The trip begins in the most epic way possible – flying via helicopter from Milford Sound to Martins Bay. Just the roadtrip out to Milford is impressive, but to combine it with a heli-flight? Next level awesome.

hollyford track

hollyford track

We flew directly out of Milford Sound to the Tasman Sea, before following the coastline north some 30 kilometers before landing in Martins Bay.

Martins Bay is my new favorite part of Fiordland, and a place few know about. What I find fascinating is that if a few decisions were made differently, Martins Bay might have been another Queenstown and a massive hub for tourists – there was a plan for a long time to connect the Hollyford Road with the Haast Pass on the west coast.

Instead, few know about its existence at all.

hollyford track

hollyford track

Once a hub for local Māori on their pounamu (jade) trails and for gathering, by the time European settlers began to explore the area in the 1860’s, few people were left. Martins Bay and the Hollyford was (and still is) wild and remote.

For twenty-odd years, European settlers tried to make a life around Martins Bay, even building a settlement inland called Jamestown. There was hope it might turn into a commercial port, but eventually people realized it was just too damn hard with so many factors involved that it was slowly abandoned.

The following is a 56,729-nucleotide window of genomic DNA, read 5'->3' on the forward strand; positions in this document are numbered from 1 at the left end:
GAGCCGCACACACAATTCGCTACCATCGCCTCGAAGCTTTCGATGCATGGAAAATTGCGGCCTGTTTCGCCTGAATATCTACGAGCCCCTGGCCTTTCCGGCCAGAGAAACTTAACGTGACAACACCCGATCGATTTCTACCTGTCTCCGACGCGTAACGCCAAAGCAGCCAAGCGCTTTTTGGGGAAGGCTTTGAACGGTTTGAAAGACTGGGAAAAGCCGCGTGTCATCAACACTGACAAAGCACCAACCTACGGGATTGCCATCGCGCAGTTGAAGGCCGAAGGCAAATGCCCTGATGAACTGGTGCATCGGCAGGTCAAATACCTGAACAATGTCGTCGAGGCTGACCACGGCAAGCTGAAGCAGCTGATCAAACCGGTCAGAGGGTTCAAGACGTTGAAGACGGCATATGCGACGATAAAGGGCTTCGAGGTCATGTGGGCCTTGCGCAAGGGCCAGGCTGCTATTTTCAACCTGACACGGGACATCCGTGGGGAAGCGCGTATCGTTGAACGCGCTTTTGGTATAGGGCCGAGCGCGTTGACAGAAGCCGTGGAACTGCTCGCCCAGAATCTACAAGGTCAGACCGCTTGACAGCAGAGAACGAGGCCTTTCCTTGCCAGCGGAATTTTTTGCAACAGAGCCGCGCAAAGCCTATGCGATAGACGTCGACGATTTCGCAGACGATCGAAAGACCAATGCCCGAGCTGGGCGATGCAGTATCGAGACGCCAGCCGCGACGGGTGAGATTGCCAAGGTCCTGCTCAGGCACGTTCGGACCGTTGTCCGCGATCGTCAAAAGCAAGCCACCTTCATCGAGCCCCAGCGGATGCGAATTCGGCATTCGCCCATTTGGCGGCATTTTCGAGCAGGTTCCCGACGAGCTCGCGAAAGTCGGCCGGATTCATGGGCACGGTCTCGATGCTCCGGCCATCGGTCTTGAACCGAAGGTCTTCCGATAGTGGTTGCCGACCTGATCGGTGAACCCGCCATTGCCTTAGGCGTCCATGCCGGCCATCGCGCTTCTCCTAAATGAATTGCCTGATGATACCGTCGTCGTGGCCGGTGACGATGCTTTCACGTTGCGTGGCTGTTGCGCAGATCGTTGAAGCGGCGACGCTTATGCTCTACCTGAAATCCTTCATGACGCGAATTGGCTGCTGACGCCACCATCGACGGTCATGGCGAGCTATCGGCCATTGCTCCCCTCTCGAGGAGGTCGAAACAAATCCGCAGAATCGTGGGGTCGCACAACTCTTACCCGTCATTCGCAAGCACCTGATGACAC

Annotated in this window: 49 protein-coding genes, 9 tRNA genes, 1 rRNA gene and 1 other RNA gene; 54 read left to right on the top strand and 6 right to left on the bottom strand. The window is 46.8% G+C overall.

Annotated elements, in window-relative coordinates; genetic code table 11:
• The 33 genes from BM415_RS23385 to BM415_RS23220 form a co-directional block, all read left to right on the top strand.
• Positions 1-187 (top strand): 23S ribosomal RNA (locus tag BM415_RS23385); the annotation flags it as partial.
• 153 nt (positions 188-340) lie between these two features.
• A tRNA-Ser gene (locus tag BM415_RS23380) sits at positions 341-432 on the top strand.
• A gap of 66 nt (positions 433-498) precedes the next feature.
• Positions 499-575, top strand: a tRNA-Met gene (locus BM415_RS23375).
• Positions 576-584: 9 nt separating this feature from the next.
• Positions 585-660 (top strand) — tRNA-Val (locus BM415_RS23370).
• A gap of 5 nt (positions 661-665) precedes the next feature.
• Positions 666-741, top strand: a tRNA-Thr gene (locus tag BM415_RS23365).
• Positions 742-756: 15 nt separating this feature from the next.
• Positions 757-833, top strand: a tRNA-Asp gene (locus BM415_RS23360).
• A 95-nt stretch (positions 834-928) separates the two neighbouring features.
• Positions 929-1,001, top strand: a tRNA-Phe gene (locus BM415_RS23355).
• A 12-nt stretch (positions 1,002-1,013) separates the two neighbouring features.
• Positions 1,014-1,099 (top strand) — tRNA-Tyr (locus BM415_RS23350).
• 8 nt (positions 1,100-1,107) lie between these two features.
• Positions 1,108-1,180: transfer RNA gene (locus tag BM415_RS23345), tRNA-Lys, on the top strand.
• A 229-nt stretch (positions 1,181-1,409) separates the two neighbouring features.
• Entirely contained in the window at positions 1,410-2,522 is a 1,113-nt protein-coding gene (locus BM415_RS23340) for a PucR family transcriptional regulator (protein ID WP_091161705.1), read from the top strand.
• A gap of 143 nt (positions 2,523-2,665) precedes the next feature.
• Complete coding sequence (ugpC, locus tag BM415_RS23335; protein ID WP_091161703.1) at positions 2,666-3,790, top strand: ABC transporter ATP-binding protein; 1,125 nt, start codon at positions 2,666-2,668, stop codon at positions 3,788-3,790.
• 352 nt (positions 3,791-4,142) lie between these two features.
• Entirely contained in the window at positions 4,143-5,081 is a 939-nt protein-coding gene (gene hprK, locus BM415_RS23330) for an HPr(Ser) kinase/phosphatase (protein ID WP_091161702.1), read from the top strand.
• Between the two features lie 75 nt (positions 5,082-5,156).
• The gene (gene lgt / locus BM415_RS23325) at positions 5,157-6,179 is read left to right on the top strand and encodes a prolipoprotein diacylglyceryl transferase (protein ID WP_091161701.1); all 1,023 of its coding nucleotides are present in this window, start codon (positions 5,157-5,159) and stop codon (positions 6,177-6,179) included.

One of the last settlers, Alice McKenzie, wrote a book about her childhood as a settler in Martins Bay that is fascinating. I plowed through it on my evenings on the Hollyford, wondering how the hell they even managed to survive there as long as they did.

hollyford track

hollyford track

What was really cool is that on the guided track we got to see so many of the remainders and marks from the early pioneers in the area, something I probably would have never spotted on my own.

On the first day of the walk we spotted a massive maple tree in the middle of the Fiordland bush, marking the place where one of the settlers lived and planted this foreign tree.

How on earth they lived here I can’t even imagine.

hollyford track

hollyford track

After landing in Martins Bay, we were treated to a yummy lunch before heading off in the bush towards the coast for the afternoon.

In classic Fiordland weather, it absolutely bucketed us with rain. One of the wettest places in the world, rain comes with the territory here. Call me crazy, but I’m one of those people that thinks that Fiordland is more beautiful in the rain.

After all, there’s no such thing as bad weather, just being unprepared. Mostly.

9 ways hiking in New Zealand will change your life

hollyford track

hollyford track

Probably one of the best benefits of journeying along the Hollyford with the guided options is just a massive step up in comfort level than walking on your own. I’ve spent a fair amount of time in the Fiordland bush, and it’s wet. Really wet.